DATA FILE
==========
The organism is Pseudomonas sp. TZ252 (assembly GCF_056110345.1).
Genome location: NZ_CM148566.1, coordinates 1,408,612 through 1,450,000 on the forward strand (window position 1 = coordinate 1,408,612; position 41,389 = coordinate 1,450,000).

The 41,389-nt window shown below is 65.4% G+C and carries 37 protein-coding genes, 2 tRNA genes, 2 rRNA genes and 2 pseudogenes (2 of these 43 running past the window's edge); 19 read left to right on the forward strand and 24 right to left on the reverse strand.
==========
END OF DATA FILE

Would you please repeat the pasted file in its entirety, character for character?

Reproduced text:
The organism is Pseudomonas sp. TZ252 (assembly GCF_056110345.1).
Genome location: NZ_CM148566.1, coordinates 1,408,612 through 1,450,000 on the forward strand (window position 1 = coordinate 1,408,612; position 41,389 = coordinate 1,450,000).

The 41,389-nt window shown below is 65.4% G+C and carries 37 protein-coding genes, 2 tRNA genes, 2 rRNA genes and 2 pseudogenes (2 of these 43 running past the window's edge); 19 read left to right on the forward strand and 24 right to left on the reverse strand.